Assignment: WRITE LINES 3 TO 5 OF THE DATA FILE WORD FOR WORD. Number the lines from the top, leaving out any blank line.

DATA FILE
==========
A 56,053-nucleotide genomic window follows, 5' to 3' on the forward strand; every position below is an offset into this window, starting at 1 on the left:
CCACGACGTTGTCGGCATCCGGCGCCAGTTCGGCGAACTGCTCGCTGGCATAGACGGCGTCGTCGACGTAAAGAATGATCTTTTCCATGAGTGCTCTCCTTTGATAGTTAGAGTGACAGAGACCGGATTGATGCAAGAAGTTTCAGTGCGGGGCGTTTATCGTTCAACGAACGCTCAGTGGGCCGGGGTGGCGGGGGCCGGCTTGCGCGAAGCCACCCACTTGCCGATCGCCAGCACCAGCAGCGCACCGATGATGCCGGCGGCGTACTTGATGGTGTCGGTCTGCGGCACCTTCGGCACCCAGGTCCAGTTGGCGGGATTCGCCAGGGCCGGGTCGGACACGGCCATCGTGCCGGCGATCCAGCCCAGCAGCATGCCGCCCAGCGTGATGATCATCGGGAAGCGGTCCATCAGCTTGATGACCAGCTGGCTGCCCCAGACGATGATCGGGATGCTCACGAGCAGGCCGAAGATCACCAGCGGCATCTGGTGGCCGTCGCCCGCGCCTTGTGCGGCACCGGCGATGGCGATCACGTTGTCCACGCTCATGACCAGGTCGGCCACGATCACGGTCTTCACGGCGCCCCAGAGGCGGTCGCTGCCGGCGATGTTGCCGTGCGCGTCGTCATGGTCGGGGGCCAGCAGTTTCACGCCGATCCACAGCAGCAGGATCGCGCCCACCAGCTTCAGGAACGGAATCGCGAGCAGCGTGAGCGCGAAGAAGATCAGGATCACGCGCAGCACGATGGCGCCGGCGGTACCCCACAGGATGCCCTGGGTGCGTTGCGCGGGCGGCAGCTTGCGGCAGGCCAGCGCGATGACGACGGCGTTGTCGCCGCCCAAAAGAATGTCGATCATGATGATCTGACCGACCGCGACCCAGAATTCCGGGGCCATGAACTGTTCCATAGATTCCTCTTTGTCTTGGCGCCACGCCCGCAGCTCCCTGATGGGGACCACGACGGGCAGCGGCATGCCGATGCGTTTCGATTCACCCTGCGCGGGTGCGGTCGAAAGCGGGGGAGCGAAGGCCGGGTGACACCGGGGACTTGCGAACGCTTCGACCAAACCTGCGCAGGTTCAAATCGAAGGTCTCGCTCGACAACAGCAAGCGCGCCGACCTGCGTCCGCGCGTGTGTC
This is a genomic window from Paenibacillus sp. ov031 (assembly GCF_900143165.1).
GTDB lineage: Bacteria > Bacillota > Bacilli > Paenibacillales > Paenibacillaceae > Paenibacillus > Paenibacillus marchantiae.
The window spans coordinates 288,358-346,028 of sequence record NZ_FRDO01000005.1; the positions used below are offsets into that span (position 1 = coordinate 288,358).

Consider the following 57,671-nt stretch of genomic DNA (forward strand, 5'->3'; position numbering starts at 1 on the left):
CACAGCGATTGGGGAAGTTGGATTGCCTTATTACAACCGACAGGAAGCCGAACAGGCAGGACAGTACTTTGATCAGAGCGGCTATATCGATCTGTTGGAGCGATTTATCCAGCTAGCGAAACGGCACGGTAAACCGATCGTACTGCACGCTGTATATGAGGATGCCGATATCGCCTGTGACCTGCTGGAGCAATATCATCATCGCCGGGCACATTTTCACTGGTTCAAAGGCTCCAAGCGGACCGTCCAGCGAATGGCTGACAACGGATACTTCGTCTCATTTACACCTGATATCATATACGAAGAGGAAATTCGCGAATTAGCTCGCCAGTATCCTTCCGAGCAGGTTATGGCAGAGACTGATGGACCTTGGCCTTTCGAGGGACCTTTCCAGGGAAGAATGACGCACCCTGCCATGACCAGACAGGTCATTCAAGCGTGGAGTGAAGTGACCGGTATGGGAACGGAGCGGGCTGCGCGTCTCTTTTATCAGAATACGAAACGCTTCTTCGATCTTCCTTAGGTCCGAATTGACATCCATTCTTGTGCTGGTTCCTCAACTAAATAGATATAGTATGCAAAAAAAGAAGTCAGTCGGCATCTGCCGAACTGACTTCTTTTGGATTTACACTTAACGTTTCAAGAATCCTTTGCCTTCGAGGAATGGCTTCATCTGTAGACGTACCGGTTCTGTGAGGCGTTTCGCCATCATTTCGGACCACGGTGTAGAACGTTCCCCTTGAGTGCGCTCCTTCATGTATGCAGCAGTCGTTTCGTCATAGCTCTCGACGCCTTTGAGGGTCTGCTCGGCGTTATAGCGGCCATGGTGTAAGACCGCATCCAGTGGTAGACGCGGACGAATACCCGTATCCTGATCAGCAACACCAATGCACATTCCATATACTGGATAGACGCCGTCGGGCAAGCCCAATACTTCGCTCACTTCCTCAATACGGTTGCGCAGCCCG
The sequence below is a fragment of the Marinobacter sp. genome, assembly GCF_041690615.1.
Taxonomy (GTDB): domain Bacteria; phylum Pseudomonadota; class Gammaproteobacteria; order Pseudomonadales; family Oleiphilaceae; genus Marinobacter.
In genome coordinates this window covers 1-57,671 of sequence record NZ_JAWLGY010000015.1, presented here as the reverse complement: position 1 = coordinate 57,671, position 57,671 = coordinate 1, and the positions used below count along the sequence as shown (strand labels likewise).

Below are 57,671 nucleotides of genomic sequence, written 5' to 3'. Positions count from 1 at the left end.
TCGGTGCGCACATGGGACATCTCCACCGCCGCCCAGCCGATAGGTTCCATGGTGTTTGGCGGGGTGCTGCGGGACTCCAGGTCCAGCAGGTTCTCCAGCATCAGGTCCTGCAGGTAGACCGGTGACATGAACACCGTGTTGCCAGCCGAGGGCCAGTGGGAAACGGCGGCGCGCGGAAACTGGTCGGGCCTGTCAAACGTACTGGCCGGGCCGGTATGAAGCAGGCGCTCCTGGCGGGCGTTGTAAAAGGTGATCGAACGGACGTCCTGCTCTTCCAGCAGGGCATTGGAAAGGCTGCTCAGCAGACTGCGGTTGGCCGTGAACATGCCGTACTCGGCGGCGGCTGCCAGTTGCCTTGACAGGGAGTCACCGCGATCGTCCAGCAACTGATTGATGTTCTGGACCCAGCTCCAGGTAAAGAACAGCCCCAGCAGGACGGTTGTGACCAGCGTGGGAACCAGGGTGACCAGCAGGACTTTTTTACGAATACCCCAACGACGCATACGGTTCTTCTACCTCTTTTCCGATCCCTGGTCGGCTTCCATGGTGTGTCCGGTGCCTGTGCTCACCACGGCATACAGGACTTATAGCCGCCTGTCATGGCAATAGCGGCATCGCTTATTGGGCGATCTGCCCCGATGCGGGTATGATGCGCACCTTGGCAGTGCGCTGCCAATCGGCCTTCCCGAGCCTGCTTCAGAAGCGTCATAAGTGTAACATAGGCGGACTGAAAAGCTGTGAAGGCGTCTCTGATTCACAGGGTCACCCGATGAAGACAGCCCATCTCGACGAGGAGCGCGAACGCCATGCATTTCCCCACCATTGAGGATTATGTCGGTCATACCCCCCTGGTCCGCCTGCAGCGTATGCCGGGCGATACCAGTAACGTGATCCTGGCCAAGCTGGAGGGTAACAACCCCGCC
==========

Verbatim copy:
This is a genomic window from Paenibacillus sp. ov031 (assembly GCF_900143165.1).
GTDB lineage: Bacteria > Bacillota > Bacilli > Paenibacillales > Paenibacillaceae > Paenibacillus > Paenibacillus marchantiae.
The window spans coordinates 288,358-346,028 of sequence record NZ_FRDO01000005.1; the positions used below are offsets into that span (position 1 = coordinate 288,358).